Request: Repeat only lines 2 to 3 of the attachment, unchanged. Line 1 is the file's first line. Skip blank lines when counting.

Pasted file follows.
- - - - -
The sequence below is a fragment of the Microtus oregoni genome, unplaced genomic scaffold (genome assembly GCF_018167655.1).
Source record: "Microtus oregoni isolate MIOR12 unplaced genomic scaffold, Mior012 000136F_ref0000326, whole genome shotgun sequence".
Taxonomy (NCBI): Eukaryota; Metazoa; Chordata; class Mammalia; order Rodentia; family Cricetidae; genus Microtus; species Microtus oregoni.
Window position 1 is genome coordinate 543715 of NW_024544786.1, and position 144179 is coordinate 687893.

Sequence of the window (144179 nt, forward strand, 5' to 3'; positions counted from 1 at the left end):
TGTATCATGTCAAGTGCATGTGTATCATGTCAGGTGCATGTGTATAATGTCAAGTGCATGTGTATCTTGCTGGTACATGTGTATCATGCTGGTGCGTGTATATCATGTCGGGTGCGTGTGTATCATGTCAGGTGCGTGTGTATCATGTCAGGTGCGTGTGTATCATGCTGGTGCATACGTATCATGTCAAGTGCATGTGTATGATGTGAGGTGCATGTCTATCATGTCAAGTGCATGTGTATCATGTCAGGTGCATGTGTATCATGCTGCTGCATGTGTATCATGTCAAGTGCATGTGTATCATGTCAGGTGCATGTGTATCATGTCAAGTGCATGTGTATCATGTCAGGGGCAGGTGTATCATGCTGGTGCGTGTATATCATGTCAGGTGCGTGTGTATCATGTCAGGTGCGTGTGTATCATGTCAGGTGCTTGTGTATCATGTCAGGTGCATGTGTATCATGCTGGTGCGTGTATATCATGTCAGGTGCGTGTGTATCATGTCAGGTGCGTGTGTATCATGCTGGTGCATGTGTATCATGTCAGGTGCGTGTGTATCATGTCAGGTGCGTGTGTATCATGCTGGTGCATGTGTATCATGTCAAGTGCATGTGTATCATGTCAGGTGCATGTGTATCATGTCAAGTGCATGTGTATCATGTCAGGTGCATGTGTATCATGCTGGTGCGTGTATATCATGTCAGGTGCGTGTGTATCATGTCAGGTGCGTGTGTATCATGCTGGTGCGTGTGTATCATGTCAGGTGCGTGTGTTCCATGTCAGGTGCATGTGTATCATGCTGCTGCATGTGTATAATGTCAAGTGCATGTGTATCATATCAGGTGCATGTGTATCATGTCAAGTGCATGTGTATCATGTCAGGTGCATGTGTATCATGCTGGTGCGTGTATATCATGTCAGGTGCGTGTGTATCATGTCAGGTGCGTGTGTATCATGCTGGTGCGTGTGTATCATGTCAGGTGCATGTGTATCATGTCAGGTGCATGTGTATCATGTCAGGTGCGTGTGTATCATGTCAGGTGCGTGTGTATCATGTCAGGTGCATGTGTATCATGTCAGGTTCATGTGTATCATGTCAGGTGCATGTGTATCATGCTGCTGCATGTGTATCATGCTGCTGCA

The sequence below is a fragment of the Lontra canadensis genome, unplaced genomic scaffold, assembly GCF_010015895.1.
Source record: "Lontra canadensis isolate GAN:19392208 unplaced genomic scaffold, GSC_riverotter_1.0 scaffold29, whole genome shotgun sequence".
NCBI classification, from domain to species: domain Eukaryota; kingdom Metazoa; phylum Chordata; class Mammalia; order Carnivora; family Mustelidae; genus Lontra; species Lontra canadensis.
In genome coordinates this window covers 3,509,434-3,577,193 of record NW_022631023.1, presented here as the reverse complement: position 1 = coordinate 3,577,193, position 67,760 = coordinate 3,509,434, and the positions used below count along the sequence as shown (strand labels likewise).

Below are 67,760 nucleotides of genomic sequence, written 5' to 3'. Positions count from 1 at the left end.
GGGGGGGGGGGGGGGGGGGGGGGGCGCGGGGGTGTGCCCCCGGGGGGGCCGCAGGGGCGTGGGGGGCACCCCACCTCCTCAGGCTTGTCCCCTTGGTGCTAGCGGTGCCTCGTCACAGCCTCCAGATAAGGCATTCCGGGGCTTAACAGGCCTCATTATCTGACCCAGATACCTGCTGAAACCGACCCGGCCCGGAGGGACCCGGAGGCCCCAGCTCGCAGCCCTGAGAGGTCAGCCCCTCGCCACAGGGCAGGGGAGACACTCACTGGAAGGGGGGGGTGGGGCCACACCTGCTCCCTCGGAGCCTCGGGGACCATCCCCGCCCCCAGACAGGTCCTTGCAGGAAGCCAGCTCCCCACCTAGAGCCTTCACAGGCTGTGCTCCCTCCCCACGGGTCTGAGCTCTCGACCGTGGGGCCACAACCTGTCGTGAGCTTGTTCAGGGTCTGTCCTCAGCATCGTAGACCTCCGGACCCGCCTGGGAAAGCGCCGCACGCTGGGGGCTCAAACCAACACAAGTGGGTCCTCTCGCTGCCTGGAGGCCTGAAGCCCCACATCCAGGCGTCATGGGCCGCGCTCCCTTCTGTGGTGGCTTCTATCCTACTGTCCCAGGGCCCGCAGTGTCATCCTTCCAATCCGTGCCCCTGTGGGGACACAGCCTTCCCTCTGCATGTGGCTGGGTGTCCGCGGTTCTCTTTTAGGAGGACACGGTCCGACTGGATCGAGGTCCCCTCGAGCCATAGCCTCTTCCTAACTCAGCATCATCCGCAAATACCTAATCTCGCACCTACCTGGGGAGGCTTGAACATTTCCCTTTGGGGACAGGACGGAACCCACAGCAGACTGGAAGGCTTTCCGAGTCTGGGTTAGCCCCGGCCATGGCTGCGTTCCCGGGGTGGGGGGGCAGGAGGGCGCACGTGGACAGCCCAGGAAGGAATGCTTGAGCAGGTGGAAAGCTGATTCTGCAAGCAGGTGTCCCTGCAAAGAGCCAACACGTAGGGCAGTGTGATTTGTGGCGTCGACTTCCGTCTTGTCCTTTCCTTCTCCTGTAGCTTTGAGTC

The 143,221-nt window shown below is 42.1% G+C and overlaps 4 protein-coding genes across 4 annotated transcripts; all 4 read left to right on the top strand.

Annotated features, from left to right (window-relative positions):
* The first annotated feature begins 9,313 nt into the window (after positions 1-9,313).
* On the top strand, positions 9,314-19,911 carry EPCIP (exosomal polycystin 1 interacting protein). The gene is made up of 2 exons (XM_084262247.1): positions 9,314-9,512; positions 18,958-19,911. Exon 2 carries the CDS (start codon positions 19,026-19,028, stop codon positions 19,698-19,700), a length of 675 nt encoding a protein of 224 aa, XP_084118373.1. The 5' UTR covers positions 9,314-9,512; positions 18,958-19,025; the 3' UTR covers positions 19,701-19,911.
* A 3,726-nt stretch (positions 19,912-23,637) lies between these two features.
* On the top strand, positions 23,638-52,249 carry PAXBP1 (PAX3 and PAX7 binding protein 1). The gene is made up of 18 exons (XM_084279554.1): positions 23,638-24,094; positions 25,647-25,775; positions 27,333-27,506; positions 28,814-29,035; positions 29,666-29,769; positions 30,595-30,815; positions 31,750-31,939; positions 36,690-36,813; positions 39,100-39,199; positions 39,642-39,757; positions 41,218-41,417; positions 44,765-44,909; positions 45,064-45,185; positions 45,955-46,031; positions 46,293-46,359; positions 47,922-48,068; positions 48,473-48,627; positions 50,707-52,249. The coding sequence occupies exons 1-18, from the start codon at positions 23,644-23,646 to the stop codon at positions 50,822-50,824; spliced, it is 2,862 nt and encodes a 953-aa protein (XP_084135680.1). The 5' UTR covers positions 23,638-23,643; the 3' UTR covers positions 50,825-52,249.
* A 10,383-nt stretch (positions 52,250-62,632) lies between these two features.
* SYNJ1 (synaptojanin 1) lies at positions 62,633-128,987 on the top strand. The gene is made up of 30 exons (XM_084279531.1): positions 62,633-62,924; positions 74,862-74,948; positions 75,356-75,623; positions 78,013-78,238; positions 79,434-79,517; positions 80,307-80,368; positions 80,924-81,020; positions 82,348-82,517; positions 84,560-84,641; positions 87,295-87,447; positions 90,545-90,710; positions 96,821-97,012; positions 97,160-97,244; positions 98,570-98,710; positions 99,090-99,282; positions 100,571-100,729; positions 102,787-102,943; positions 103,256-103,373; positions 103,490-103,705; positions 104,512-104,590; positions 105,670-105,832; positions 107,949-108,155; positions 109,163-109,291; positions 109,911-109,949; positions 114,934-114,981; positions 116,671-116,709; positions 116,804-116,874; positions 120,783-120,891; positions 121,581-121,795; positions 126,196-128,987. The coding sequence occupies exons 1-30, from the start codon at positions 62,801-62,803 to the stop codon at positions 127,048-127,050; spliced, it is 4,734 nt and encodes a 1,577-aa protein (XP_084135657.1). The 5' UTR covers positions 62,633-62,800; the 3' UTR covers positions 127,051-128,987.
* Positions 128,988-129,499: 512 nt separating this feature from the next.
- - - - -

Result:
Source record: "Microtus oregoni isolate MIOR12 unplaced genomic scaffold, Mior012 000136F_ref0000326, whole genome shotgun sequence".
Taxonomy (NCBI): Eukaryota; Metazoa; Chordata; class Mammalia; order Rodentia; family Cricetidae; genus Microtus; species Microtus oregoni.